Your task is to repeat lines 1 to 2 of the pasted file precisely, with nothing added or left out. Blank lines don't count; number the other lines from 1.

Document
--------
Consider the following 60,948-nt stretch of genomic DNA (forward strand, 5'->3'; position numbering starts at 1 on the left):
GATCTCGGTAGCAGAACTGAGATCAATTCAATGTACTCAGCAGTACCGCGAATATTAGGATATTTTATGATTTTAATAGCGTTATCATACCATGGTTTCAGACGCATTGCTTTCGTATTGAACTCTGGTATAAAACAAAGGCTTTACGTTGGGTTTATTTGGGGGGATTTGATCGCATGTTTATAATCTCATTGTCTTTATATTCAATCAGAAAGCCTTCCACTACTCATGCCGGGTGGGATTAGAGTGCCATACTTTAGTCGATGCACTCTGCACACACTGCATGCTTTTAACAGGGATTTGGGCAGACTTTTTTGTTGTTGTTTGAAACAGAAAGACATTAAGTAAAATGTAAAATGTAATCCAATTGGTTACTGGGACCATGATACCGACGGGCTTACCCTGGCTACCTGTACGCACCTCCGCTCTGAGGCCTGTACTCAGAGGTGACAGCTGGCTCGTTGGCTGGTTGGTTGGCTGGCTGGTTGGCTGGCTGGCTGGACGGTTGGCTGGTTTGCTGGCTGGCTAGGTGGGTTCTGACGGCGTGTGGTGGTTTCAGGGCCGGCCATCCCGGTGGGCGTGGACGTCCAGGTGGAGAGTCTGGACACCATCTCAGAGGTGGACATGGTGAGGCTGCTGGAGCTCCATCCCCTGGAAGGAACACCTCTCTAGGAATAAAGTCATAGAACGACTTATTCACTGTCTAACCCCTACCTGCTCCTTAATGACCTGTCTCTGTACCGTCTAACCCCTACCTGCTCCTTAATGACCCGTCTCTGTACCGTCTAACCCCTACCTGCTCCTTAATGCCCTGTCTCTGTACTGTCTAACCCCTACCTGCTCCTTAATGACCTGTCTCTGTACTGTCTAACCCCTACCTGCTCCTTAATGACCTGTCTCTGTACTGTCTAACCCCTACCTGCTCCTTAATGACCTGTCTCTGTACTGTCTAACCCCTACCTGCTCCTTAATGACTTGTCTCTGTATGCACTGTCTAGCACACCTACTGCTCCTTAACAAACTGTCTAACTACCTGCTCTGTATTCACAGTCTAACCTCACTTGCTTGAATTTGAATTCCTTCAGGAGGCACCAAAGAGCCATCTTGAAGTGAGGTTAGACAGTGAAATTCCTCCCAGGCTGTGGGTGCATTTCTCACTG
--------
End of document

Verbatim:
Consider the following 60,948-nt stretch of genomic DNA (forward strand, 5'->3'; position numbering starts at 1 on the left):
GATCTCGGTAGCAGAACTGAGATCAATTCAATGTACTCAGCAGTACCGCGAATATTAGGATATTTTATGATTTTAATAGCGTTATCATACCATGGTTTCAGACGCATTGCTTTCGTATTGAACTCTGGTATAAAACAAAGGCTTTACGTTGGGTTTATTTGGGGGGATTTGATCGCATGTTTATAATCTCATTGTCTTTATATTCAATCAGAAAGCCTTCCACTACTCATGCCGGGTGGGATTAGAGTGCCATACTTTAGTCGATGCACTCTGCACACACTGCATGCTTTTAACAGGGATTTGGGCAGACTTTTTTGTTGTTGTTTGAAACAGAAAGACATTAAGTAAAATGTAAAATGTAATCCAATTGGTTACTGGGACCATGATACCGACGGGCTTACCCTGGCTACCTGTACGCACCTCCGCTCTGAGGCCTGTACTCAGAGGTGACAGCTGGCTCGTTGGCTGGTTGGTTGGCTGGCTGGTTGGCTGGCTGGCTGGACGGTTGGCTGGTTTGCTGGCTGGCTAGGTGGGTTCTGACGGCGTGTGGTGGTTTCAGGGCCGGCCATCCCGGTGGGCGTGGACGTCCAGGTGGAGAGTCTGGACACCATCTCAGAGGTGGACATGGTGAGGCTGCTGGAGCTCCATCCCCTGGAAGGAACACCTCTCTAGGAATAAAGTCATAGAACGACTTATTCACTGTCTAACCCCTACCTGCTCCTTAATGACCTGTCTCTGTACCGTCTAACCCCTACCTGCTCCTTAATGACCCGTCTCTGTACCGTCTAACCCCTACCTGCTCCTTAATGCCCTGTCTCTGTACTGTCTAACCCCTACCTGCTCCTTAATGACCTGTCTCTGTACTGTCTAACCCCTACCTGCTCCTTAATGACCTGTCTCTGTACTGTCTAACCCCTACCTGCTCCTTAATGACCTGTCTCTGTACTGTCTAACCCCTACCTGCTCCTTAATGACTTGTCTCTGTATGCACTGTCTAGCACACCTACTGCTCCTTAACAAACTGTCTAACTACCTGCTCTGTATTCACAGTCTAACCTCACTTGCTTGAATTTGAATTCCTTCAGGAGGCACCAAAGAGCCATCTTGAAGTGAGGTTAGACAGTGAAATTCCTCCCAGGCTGTGGGTGCATTTCTCACTG